7 posts / 0 new
Last post
Deftik's picture
<p>I know what with all the fish psychopathes on here there must be some aquarium junkies too. I&#39;ve always kept some sort of fish around in my house like a bullhead or golfish or two, but now I&#39;m trying to branch out into more serious &quot;fish keeping&quot;.</p> <p>&nbsp;</p> <p>As of right now I have a 20 gallon long and I plan to get a 75 Gallon fish tank. The 20 long is for the living room and mostly for the amusement of my girlfriend and the little one, so I planned to get as many colorful variety of fish as it can sustain. Any suggestions?</p> <p>&nbsp;</p> <p>For the 75 Gallon I wanted to go the cichlid or pacu route, however I&#39;m glad I did some research because from what I gather online its only wise to have one cichlid per tank, and to not have any pacus at all seeing as they get two feet long. I&#39;d still like to get an &quot;exotic fish&quot; for this tank, even if it has to hang by itself as long as its really cool.</p> <p>&nbsp;</p> <p>So, with that said any suggestions on how to set these tanks up, what to include? Appreciate it guys. For any advice I promise to show the step by step process of me n00bing it up!</p>
Outdoors4life's picture
My opinion is natives are

My opinion is natives are much more fun to watch. You can really learn behavior that way. I have a longnose gar that I have had seemingly forever. He is in a 90 Gallon now and happy with a crappie and a very small black bullhead. He eats whatever fits in his mouth.  I have my old 55 gallon empty and have to sell it now.


Monster fish keepers has great info on natives.

It is all perspective!

Acer Home Inspections

Mike B
Mike B's picture
A  75 gallon tank will hold

A  75 gallon tank will hold lots of cichlids Deftik, you just have to be careful about what kind you keep, and how you introduce them. If you get four or five oscars, for example, from a juvenile stage you can quite often raise them successfully together to adulthood. The problem comes when a couple pair off. They will get extremely aggressive with any other fish in the tank if they get too close to their nesting area. Several species of Affrican rift valley cichlids can be kept together if you got lots of rockwork in the tank with lots of places to hide. Some cichlids, like keyhole cichlids (Cleithracara maronii), discus (which are expensive and hard to keep) and some dwarf cichlids can be kept together quite peacefully but I assume you want to keep large, aggressive cichlids. It's really a crap shoot a lot of the times. I once kept a pair of convict cichlids together for several years in a 20 gallon tank. They were very happy in there, produced tons of spawn which they doted over very attentively, and then one day the male went nuts while I was at work and attacked and killed his mate. Cichlids are very cool and a rewarding fish to keep but can be tricky and unpredictable. There's bound to be heartache and failed attempts. A 75 gallon tank though is a perfect place to throw in a few juvenile fish and see what happens (have an exit plan for those fish not working out -- some aquarium dealers are understanding about returning cichlids, as long as they're still in good shape). Just have lots of rockwork. Some plants -- java fern -- will work but cichlids destroy most plants, especially Amazon swords.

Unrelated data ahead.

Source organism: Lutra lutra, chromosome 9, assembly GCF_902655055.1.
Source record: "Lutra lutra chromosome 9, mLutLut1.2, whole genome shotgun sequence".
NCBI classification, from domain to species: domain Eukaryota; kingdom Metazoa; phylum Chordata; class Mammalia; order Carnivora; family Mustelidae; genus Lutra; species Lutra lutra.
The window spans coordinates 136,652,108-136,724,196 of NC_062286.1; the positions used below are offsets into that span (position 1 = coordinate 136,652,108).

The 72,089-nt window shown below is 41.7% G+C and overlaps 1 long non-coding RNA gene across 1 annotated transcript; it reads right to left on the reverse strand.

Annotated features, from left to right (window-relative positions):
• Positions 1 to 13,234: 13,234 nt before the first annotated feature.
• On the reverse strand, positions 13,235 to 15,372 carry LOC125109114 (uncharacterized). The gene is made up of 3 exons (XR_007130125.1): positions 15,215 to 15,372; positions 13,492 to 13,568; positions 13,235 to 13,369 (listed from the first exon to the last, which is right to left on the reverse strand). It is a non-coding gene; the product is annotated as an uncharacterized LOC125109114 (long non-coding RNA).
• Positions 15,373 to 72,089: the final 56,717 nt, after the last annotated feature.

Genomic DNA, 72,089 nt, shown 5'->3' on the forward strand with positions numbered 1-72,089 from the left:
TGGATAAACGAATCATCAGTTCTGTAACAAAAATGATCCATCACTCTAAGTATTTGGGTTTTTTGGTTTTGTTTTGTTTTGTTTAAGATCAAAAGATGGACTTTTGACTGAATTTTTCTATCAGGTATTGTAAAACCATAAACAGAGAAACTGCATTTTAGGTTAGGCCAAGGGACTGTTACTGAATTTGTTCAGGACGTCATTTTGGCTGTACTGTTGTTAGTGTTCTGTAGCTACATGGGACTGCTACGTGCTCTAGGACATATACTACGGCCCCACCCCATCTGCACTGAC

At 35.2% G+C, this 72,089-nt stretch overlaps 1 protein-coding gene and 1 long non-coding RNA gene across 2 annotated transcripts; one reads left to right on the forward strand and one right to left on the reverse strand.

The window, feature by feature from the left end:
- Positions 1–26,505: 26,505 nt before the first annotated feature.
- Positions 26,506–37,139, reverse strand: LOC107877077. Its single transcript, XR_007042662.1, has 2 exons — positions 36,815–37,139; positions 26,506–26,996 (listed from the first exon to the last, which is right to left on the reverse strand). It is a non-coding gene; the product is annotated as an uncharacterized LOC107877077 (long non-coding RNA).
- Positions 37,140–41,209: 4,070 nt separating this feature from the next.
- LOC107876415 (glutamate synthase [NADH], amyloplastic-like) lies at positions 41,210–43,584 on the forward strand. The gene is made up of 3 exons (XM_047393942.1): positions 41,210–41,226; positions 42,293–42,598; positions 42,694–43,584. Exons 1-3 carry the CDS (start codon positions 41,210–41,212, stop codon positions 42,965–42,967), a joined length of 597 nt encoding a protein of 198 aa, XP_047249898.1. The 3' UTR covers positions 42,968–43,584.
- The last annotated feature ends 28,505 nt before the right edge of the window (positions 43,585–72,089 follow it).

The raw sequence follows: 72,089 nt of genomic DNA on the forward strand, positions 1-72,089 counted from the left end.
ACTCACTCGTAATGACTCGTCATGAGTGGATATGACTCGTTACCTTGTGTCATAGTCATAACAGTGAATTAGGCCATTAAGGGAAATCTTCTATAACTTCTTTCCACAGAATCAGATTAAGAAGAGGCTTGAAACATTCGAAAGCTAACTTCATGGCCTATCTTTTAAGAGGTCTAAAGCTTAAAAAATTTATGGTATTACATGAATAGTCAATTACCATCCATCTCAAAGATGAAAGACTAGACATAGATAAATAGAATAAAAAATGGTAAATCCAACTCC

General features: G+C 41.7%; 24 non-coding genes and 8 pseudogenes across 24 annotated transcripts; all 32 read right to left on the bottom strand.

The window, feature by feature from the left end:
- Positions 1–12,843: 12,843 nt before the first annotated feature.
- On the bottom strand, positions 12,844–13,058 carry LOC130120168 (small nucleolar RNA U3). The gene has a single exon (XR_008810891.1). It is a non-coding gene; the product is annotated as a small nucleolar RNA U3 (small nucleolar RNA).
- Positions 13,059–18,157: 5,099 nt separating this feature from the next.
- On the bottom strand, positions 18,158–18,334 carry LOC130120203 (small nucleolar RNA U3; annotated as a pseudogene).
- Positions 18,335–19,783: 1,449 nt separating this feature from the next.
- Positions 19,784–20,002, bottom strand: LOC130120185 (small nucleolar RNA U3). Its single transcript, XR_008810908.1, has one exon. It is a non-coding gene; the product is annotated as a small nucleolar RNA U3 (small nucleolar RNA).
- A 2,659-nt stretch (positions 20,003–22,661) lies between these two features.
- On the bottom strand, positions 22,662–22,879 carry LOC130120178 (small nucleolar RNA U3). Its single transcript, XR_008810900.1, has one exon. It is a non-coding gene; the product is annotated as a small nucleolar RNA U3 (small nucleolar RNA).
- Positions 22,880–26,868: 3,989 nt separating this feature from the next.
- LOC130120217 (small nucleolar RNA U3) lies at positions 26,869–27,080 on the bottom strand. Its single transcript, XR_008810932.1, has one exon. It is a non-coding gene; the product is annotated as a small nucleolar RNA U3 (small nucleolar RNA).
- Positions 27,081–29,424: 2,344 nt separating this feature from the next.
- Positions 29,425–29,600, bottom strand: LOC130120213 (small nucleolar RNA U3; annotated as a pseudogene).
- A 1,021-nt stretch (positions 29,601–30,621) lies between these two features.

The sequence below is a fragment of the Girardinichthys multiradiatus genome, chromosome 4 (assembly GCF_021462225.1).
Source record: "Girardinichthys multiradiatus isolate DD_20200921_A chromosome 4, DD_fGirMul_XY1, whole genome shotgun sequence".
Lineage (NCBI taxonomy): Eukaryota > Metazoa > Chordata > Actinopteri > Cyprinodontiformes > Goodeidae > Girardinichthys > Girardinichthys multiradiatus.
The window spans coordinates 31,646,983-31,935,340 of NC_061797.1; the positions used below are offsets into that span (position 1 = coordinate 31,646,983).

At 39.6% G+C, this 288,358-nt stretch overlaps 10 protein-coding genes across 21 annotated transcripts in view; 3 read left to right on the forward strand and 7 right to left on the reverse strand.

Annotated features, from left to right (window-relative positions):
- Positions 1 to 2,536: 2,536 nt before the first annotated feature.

Don't know anything about raising pacu.

mike b

pmk00001's picture
Native Fish

I've currently got four tanks going, a 75, two 15 gallons, and an 8. I've gotten pretty sidetracked growing plants but I'm gonna go out and collect some new fish soon.  Just my two cents but I find natives alot more interesting than your standard aquarium fish.  


Here's some pics:


Bluespotted Sunfish









Banded Killifish






Satinfin Shiner (great tank fish)



Grass Shrimp



Tessellated Darter






Swamp darter



75 gallon tank shot



Bluefin killifish



8 gallon tank shot


Mike B
Mike B's picture
Your tanks are gorgeous pmk!

Your tanks are gorgeous pmk!

mike b

Corey's picture
Awesome tanks

I'ma plant tank guy too.  I've kept a lot of the same fish - Satinfins, Bluefin Killies, and Bluespotted Sunfish!  I think plants are the most important part of keeping a healthy tank.  Yours are spectacular, kudos.

pmk00001's picture

Corey, think you are right about the plants, once the tanks get settled they are pretty much on auto pilot!